This post is an excerpt from the forthcoming book, "150 Times Around the World," by Dr Jac Fitzenz. Its a culmination of his life's travels around the world and a compelling window into his vast journeys. Take a seat and come along for the experience of a lifetime as you join Dr Jac on his travels. Click here if you'd like to be notified when "150 Times Around the World" is available for purchase.
Republic of South Africa
Twenty five hundred kilometres, fifteen hundred miles, south of Nairobi, at the southern western end of the African continent is Cape Town, Republic of South Africa. It reminds me of San Francisco. It’s sunny, breezy climate promotes good feeling and prompts you to get outside and have fun.
I arrived in the RSA as the result of a visit by a man from this country. One day in 1987 I picked up the phone and heard a man with a Dutch type accent, I learned later it was Afrikaans. It had evolved from the Dutch language of South Holland spoken by the Dutch settlers of what is now South Africa. The man introduced himself and asked if he could come by and talk about my working in his southern Africa. I’m embarrassed to admit I forget his name. That was about twenty-five years ago. His first name is Jan, pronounced Yan, I think. His last name is Dutch and I just don’t remember it. Shame on me.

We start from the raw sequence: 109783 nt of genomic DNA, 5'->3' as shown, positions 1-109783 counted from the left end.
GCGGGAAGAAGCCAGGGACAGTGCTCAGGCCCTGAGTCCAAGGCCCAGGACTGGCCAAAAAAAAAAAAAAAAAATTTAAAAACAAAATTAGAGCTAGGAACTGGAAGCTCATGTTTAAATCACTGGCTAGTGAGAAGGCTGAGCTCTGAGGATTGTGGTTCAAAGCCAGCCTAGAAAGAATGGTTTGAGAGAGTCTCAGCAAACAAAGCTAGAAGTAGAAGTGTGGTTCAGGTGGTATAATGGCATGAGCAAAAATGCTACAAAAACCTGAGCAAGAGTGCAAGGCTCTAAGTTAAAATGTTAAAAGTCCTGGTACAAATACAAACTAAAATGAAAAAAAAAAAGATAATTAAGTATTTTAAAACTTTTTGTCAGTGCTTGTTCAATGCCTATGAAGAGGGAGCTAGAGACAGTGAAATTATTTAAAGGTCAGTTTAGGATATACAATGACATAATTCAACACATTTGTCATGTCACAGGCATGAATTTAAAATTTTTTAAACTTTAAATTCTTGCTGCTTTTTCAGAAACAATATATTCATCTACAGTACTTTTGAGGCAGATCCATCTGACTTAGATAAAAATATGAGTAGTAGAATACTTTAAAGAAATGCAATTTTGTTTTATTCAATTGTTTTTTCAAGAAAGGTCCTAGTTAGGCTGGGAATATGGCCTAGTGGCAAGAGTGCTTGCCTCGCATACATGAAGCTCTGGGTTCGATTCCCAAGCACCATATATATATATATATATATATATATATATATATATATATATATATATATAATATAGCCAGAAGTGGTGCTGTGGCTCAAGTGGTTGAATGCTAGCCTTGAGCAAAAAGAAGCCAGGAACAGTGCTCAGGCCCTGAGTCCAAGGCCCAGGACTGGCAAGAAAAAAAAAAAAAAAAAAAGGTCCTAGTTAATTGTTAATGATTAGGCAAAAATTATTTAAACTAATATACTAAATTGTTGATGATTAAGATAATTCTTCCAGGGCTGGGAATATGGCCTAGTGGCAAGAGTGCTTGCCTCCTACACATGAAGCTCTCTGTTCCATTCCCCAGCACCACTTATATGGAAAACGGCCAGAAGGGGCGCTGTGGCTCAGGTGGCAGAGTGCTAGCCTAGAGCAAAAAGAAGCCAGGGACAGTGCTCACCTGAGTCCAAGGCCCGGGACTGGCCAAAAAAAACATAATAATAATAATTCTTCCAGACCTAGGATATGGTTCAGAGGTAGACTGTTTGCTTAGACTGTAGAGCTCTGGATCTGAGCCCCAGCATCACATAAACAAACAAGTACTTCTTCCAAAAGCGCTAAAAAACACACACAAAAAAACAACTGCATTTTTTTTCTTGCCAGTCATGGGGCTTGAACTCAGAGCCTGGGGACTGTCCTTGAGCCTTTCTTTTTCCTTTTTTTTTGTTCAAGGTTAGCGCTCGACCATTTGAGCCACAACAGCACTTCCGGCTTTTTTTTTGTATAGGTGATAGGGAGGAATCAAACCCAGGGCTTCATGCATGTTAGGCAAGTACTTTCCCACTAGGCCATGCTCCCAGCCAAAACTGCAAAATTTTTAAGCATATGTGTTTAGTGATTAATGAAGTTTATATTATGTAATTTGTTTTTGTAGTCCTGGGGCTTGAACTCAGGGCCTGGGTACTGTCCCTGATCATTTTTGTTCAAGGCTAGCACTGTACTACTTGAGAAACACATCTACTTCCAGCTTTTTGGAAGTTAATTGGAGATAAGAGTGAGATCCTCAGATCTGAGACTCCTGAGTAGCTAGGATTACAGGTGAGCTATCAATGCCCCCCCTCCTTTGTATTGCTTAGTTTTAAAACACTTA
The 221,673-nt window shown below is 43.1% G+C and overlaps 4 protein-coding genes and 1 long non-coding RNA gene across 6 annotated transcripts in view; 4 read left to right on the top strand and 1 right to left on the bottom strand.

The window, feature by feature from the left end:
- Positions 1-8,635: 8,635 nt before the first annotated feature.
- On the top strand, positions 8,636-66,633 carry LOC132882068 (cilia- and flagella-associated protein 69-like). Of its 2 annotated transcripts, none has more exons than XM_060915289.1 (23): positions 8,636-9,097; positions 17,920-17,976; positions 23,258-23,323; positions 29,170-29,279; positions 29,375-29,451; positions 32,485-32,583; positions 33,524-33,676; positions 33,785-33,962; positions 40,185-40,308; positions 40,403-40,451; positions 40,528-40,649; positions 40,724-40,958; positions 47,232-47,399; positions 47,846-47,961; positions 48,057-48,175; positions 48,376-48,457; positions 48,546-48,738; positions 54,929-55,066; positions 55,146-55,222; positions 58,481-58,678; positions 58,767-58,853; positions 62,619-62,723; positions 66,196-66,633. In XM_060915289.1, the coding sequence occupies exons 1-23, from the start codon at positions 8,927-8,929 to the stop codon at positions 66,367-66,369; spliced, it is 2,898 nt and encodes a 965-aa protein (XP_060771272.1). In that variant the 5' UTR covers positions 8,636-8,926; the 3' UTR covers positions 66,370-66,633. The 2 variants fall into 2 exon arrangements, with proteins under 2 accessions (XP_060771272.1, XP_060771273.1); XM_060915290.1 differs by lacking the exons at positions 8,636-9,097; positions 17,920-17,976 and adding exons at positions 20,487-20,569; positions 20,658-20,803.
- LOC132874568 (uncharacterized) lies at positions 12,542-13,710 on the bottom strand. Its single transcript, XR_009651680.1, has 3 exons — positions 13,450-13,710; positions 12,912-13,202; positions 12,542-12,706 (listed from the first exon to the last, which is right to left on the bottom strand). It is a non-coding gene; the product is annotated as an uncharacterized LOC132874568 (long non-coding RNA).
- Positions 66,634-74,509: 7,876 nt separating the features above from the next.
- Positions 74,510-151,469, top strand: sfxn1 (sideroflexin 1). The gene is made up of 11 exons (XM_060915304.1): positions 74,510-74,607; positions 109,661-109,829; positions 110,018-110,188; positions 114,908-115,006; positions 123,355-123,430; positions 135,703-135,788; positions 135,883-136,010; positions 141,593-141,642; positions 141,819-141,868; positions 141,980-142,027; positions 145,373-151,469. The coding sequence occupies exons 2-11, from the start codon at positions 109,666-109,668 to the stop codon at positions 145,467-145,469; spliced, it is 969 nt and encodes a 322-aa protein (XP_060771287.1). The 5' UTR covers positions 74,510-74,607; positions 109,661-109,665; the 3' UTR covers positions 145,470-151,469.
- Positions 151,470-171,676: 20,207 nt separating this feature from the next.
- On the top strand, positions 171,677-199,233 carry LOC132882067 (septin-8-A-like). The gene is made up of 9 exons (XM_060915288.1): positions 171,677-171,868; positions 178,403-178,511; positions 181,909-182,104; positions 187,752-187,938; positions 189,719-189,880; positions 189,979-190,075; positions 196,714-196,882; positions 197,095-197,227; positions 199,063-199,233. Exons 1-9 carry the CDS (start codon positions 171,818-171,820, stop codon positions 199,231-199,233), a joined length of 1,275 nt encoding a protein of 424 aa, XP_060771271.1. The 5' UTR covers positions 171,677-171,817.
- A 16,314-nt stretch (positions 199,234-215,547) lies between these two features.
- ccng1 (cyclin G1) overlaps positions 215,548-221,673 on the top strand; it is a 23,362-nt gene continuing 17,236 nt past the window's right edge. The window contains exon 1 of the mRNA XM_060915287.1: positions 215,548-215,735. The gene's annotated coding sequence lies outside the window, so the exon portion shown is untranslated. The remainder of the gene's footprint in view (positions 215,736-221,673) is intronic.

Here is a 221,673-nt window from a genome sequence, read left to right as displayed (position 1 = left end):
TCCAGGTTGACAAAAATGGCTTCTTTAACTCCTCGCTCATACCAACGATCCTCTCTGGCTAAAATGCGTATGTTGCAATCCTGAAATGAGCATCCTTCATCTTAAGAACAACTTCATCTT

Subsequently, he arrived and I found myself facing a neatly dressed, tall, handsome, young man with a pleasant simile. He was a well-built, 6’1” about 180 lbs., with an earnest and energetic air about him. His approach was quite respectful and sincere. I liked him immediately. We talked at length and agreed in principle to my working in RSA. Jan returned the next day and we made a deal for me to spend a couple weeks in the country. He would set up a series in venues around South Africa and I would introduce metrics and analytics to its business and government organizations. A schedule was worked out and plans were made for me to be in Cape Town in 1988.
This was the period when Apartheid was in full power in the country. Nelson Mandela was still in prison. He had been arrested in 1962, and in 1964 was convicted of sabotage and conspiracy to violently overthrow the government. He was sentenced to life imprisonment. As late as 1987, there were sporadic violent battles in the country as pressure built demanding Mandela’s release. I was wary of traveling there during this time. Nevertheless, it was an opportunity I could not miss.